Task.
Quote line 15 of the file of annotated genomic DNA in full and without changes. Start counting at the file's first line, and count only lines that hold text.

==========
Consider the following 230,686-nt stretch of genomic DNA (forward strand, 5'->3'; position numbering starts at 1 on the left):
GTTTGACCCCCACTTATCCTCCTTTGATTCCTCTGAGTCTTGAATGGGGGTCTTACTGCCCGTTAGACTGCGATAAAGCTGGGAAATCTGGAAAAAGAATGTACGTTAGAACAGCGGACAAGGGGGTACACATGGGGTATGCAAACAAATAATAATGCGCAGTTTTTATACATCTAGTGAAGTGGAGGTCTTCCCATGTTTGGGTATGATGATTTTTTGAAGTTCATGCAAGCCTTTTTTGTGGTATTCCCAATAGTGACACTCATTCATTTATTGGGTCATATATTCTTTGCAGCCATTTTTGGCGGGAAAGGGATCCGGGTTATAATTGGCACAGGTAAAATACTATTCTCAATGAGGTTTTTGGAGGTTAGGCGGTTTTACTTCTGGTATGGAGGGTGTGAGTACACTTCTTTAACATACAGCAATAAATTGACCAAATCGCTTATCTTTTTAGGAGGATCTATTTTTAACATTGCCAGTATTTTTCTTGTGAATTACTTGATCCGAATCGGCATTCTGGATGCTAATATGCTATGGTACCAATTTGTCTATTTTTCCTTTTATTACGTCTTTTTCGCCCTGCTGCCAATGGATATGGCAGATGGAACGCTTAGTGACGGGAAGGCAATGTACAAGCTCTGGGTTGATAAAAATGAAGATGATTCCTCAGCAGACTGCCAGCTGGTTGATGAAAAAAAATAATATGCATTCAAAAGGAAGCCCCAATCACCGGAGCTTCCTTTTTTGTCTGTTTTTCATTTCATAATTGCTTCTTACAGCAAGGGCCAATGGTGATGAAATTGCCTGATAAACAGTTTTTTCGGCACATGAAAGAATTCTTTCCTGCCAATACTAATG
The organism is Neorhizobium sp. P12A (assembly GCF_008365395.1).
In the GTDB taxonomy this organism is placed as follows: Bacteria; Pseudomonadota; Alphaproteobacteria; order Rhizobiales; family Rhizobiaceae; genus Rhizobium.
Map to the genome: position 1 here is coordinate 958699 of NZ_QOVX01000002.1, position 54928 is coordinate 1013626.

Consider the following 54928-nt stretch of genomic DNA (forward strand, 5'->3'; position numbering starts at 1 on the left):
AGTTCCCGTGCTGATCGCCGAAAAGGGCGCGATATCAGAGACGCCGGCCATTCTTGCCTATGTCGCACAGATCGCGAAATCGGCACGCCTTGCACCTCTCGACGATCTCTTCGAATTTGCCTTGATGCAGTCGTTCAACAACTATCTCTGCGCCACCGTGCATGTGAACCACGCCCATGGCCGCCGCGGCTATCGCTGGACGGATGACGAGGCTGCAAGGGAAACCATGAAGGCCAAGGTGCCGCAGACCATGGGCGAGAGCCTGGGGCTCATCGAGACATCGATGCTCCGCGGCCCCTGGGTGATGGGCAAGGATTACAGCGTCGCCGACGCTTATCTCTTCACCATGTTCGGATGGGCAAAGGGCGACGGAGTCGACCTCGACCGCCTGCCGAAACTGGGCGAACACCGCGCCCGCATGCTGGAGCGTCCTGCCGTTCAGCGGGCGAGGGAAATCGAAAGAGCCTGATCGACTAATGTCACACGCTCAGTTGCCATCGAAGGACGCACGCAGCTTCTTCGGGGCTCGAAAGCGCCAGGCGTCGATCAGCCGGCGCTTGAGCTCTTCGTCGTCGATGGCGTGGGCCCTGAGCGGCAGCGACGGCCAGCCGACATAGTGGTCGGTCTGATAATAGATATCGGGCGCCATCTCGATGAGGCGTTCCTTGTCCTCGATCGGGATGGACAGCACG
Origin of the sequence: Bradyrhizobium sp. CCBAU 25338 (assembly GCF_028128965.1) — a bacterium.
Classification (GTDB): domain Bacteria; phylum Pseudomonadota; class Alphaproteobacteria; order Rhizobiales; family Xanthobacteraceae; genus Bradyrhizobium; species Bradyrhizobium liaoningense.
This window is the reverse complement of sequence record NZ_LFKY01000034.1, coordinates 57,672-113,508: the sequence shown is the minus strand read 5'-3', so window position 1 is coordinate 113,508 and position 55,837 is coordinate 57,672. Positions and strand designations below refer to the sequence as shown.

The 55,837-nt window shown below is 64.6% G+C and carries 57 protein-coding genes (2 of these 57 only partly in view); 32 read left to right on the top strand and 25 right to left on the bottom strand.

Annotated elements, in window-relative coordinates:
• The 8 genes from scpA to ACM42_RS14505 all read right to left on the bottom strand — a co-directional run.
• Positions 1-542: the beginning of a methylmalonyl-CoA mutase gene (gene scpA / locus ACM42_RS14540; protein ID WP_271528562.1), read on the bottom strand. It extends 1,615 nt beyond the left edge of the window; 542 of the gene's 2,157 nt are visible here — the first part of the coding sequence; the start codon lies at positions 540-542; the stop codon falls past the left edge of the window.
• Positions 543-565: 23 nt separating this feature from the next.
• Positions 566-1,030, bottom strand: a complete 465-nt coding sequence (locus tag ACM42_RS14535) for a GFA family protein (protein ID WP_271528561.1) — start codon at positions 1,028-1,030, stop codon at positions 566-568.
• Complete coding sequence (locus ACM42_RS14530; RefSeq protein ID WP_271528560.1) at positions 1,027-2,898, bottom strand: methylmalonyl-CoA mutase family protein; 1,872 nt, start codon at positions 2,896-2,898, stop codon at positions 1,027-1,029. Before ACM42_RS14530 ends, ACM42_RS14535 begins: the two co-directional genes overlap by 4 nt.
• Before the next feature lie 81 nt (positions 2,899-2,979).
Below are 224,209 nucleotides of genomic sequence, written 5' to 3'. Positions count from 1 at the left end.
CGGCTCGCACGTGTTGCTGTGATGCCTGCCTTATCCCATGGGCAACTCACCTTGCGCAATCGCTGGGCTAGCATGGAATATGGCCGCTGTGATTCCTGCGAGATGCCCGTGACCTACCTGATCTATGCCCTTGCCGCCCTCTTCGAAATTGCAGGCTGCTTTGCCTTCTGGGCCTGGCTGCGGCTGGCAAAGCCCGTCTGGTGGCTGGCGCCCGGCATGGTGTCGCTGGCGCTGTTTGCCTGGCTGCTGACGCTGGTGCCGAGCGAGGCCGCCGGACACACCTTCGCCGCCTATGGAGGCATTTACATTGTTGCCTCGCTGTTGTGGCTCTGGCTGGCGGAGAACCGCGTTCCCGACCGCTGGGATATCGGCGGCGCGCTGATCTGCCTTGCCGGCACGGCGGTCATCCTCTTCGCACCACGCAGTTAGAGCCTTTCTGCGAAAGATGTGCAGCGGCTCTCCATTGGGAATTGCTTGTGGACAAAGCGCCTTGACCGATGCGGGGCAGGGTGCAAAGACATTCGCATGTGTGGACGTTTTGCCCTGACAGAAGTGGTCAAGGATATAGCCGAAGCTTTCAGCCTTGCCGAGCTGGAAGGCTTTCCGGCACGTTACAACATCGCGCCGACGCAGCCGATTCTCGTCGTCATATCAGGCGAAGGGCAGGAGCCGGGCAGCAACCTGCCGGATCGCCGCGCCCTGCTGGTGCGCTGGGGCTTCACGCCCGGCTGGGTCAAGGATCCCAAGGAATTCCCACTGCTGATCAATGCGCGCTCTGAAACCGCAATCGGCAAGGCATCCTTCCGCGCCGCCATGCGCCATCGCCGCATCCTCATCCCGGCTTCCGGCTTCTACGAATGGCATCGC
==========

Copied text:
• Positions 543-565: 23 nt separating this feature from the next.